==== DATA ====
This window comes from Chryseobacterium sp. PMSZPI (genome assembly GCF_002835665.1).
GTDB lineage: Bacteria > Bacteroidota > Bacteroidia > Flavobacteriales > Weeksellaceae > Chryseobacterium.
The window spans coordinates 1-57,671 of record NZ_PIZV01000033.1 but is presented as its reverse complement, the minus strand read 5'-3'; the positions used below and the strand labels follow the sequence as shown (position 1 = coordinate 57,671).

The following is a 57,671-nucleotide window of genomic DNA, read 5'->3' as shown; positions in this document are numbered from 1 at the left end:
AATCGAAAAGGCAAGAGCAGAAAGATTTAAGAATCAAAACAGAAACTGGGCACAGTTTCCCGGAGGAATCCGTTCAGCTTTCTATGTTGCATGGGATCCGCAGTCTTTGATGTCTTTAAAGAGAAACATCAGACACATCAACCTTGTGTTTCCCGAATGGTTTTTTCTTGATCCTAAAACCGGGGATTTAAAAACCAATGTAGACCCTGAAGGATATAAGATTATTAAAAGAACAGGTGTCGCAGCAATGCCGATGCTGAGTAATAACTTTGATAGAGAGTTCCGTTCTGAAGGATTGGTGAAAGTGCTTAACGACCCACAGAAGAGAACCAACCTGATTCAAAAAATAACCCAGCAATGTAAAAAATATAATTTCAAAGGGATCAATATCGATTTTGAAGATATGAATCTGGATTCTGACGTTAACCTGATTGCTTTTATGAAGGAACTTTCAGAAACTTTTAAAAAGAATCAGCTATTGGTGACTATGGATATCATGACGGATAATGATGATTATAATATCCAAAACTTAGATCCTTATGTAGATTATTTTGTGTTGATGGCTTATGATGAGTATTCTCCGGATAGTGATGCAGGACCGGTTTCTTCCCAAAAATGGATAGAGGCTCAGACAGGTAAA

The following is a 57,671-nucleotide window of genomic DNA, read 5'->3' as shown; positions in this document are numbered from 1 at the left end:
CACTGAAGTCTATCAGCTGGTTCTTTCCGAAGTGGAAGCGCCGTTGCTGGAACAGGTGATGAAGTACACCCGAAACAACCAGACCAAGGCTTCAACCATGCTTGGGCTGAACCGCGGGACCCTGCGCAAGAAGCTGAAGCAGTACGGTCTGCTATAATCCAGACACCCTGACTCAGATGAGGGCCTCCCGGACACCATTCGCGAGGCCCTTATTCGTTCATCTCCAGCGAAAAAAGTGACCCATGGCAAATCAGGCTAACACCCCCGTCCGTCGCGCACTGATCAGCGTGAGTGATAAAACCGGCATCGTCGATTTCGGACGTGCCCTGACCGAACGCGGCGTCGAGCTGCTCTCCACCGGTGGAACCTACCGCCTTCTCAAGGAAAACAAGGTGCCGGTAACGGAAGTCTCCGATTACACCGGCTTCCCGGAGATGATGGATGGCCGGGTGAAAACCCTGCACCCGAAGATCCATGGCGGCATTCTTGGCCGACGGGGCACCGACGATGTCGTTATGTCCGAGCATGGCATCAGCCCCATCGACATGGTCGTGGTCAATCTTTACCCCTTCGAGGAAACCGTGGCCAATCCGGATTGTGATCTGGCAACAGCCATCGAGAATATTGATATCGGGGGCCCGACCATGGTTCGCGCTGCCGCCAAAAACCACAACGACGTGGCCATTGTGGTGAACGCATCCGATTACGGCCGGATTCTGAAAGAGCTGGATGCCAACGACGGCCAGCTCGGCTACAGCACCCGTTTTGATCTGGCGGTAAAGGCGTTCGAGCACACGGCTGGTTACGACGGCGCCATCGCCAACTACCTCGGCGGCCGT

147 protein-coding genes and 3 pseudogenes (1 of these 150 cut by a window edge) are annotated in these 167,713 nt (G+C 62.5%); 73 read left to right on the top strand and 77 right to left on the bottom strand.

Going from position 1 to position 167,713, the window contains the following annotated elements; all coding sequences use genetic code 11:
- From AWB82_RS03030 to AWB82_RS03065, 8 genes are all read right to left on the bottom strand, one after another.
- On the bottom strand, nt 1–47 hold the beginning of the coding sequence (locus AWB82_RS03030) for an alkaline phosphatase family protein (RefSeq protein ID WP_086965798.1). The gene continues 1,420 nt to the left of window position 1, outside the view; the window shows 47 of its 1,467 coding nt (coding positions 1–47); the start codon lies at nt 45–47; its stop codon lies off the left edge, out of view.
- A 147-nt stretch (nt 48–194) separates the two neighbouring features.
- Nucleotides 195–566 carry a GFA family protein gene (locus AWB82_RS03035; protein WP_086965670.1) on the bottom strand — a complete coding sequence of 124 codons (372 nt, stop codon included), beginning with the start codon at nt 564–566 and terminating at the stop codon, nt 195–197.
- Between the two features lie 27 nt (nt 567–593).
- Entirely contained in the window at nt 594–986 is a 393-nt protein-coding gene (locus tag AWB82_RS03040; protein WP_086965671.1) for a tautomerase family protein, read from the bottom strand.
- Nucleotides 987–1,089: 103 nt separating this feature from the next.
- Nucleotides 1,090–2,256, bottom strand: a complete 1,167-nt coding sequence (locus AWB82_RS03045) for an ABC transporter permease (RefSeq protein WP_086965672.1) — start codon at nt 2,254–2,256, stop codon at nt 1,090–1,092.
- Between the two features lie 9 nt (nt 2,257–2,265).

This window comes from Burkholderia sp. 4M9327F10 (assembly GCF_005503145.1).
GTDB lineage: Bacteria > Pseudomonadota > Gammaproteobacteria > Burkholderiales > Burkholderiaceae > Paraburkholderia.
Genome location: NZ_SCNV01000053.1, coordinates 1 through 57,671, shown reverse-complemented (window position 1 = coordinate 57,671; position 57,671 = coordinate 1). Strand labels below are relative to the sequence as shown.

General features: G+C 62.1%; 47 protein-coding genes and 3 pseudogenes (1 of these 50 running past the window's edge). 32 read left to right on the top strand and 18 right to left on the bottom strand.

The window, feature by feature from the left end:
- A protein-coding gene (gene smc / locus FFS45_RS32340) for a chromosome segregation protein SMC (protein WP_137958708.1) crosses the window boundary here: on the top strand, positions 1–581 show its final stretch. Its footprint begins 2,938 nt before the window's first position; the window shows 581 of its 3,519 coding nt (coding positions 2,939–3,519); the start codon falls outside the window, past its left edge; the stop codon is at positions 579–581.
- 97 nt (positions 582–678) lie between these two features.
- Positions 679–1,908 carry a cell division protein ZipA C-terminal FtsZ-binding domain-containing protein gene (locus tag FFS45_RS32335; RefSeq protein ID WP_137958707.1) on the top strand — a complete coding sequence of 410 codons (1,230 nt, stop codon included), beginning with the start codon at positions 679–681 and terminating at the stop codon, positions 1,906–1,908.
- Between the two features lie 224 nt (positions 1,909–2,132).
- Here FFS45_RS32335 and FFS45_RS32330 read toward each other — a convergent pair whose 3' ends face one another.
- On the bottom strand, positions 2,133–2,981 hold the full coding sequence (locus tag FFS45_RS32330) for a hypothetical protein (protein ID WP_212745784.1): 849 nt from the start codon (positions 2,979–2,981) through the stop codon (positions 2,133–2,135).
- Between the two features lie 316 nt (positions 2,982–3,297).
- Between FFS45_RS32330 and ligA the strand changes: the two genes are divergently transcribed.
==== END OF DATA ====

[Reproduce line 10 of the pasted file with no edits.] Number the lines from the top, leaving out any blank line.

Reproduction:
- From AWB82_RS03030 to AWB82_RS03065, 8 genes are all read right to left on the bottom strand, one after another.